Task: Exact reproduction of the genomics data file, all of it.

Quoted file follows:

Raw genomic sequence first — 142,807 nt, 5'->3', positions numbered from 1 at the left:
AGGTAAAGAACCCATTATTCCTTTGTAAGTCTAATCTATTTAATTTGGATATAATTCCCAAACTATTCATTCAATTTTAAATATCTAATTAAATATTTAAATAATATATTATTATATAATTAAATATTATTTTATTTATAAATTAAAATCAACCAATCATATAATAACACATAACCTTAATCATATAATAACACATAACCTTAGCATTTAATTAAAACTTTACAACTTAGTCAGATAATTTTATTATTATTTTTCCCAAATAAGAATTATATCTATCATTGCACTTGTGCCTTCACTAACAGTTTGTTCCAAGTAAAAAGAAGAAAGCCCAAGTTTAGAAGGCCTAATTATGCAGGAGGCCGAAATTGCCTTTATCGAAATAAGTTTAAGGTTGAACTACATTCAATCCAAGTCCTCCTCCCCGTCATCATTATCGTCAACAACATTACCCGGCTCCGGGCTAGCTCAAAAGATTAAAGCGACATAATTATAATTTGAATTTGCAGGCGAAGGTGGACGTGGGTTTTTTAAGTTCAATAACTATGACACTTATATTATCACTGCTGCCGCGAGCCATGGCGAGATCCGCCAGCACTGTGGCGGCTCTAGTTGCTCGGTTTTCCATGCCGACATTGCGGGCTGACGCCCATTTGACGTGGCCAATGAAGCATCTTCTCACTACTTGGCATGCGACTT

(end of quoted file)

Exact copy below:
Raw genomic sequence first — 142,807 nt, 5'->3', positions numbered from 1 at the left:
AGGTAAAGAACCCATTATTCCTTTGTAAGTCTAATCTATTTAATTTGGATATAATTCCCAAACTATTCATTCAATTTTAAATATCTAATTAAATATTTAAATAATATATTATTATATAATTAAATATTATTTTATTTATAAATTAAAATCAACCAATCATATAATAACACATAACCTTAATCATATAATAACACATAACCTTAGCATTTAATTAAAACTTTACAACTTAGTCAGATAATTTTATTATTATTTTTCCCAAATAAGAATTATATCTATCATTGCACTTGTGCCTTCACTAACAGTTTGTTCCAAGTAAAAAGAAGAAAGCCCAAGTTTAGAAGGCCTAATTATGCAGGAGGCCGAAATTGCCTTTATCGAAATAAGTTTAAGGTTGAACTACATTCAATCCAAGTCCTCCTCCCCGTCATCATTATCGTCAACAACATTACCCGGCTCCGGGCTAGCTCAAAAGATTAAAGCGACATAATTATAATTTGAATTTGCAGGCGAAGGTGGACGTGGGTTTTTTAAGTTCAATAACTATGACACTTATATTATCACTGCTGCCGCGAGCCATGGCGAGATCCGCCAGCACTGTGGCGGCTCTAGTTGCTCGGTTTTCCATGCCGACATTGCGGGCTGACGCCCATTTGACGTGGCCAATGAAGCATCTTCTCACTACTTGGCATGCGACTT